Grady is skateboarding toward a major decision
No longer able to live with his grandmother, fifteen-year-old Grady Grennan has to find a new address. one option is to move in with his mentally disabled half brother, Louie, in Seattle. But that poses a problem: Louie's adoptive mother, Vickie, and Grady are about as compatible as Mozart and heavy metal.
Nevertheless, Grady's testing the waters. He's in Seattle for a concert tribute to his and Louie's mother, a grunge rock icon who died three years ago. Grady has been invited to speak at the tribute, but what is he supposed to say to thousands of adoring fans about a mother who abandoned her sons in favor of a musical career?
Both humorous and deeply moving, Tribute to Another Dead Rock Star poses challenging, provocative questions to all sorts of readers -- cynics, liberals, slackers, and rock stars included.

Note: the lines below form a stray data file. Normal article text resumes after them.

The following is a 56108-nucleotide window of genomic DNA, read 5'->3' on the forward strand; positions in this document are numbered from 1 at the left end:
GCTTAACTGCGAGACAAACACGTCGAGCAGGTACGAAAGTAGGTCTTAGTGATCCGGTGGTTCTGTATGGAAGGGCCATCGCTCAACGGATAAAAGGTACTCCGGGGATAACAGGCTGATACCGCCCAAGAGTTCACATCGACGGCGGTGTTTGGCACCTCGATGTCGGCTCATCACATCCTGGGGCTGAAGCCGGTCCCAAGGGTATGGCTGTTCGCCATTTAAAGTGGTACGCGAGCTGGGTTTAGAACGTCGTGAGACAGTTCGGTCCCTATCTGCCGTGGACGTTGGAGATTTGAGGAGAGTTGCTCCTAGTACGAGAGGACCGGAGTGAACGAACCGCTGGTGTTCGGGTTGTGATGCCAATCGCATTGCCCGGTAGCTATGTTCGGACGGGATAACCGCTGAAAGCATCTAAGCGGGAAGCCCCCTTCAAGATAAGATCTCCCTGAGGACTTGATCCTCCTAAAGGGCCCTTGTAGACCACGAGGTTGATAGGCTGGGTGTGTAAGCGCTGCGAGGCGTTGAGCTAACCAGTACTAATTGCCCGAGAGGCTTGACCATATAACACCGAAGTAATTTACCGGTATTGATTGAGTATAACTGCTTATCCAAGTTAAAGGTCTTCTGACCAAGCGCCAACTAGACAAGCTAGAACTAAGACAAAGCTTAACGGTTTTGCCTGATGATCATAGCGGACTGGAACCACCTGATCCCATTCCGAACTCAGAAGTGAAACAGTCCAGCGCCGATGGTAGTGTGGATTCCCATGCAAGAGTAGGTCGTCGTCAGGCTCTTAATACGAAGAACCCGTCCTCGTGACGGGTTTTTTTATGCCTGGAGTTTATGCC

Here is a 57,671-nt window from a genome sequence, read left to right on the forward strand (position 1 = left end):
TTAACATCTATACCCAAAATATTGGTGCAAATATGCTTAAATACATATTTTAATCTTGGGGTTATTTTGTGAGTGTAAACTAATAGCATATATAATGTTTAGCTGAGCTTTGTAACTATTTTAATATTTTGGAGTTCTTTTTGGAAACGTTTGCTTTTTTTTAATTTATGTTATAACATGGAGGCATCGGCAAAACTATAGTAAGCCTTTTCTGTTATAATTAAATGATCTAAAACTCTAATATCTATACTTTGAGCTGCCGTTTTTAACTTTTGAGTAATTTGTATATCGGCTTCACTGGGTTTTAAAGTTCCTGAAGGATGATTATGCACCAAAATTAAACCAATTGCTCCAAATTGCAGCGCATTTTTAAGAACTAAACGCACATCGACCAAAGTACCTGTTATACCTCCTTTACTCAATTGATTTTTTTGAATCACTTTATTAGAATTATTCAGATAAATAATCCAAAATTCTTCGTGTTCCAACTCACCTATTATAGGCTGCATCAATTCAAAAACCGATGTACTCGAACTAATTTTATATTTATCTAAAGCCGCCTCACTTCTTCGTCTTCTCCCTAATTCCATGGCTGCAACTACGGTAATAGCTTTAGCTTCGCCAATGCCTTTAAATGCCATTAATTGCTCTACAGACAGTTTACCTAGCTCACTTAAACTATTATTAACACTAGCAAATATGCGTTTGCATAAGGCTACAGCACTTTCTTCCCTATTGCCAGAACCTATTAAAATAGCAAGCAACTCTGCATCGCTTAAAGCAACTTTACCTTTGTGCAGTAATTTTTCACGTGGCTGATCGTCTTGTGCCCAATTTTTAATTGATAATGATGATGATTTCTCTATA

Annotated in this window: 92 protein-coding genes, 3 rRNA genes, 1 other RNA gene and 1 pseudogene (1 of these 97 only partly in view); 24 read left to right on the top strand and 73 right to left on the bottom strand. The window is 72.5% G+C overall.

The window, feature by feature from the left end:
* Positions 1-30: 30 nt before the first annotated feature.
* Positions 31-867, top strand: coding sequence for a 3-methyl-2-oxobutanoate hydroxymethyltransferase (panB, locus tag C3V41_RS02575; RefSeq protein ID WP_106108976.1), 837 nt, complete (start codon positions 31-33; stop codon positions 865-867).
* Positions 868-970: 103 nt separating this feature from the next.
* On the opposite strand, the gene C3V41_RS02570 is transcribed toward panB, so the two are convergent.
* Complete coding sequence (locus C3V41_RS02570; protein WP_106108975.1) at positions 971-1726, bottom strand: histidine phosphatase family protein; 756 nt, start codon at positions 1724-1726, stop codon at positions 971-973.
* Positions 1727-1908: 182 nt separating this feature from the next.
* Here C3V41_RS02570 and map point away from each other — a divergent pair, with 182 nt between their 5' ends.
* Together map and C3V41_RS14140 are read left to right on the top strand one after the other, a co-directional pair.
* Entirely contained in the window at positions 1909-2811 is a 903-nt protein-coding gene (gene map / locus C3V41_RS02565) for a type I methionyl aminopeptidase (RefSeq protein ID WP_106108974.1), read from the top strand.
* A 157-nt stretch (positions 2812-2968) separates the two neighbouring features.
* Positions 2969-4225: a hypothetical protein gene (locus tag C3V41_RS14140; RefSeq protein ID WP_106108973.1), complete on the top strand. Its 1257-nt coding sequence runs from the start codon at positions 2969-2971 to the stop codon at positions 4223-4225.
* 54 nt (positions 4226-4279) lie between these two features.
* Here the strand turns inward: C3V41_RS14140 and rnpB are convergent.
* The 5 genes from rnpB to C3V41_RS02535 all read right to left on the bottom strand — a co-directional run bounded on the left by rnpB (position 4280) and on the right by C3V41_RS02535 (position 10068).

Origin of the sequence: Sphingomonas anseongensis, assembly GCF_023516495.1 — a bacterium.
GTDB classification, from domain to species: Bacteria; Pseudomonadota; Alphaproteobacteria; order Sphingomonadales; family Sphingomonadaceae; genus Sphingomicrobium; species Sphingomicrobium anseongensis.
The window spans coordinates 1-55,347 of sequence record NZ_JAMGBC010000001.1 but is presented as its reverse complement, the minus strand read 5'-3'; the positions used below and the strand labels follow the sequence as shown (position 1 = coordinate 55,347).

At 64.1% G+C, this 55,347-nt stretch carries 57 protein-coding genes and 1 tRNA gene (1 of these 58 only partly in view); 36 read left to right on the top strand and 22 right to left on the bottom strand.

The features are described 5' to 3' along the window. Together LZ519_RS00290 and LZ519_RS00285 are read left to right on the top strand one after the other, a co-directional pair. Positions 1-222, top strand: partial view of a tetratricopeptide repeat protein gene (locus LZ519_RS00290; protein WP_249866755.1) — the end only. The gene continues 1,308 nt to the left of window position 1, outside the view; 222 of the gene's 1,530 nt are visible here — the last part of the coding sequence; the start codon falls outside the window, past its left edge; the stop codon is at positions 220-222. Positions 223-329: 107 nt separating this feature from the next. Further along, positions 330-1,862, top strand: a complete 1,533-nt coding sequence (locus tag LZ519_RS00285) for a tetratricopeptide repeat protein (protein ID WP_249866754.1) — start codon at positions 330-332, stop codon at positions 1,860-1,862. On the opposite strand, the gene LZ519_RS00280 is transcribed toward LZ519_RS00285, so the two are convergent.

American Library Association Best Books for Young Adults, ALA Best Books for Young Adults
Praise for Tribute to Another Dead Rock Star
“Grady Grennan-the likable fifteen-year-old son of Janis Joplin-like rock star Debbie Grennan, who abandoned him when he was seven and died from choking after overdosing on drugs and alcohol-relates what happens when he is invited to speak at a tribute in Seattle for his celebrity mother...A moving and memorable story with sharply etched characters.” —School Library Journal
“Powell poses some provocative questions in this unglamorized, introspective look at the fringes of the rock-star scene. Grady, the 15-year-old narrator, returns to his hometown of Seattle three years after the death of his mother, famous hard-rocker Debbie Grennan, to speak at a concert performed in her memory. While there, he stays with his mentally handicapped half-brother, Louie, and Louie's born-again-Christian family. The half-brothers' artless conversations allow Grady time to reflect on Debbie's rise to fame as well as her self-destructive behavior.” —Starred / Publishers Weekly
“Randy Powell never gives in to cheap thrills or pronouncements...Everything and everyone is written with concentrated intelligence and affection.” —Hungry Mind Review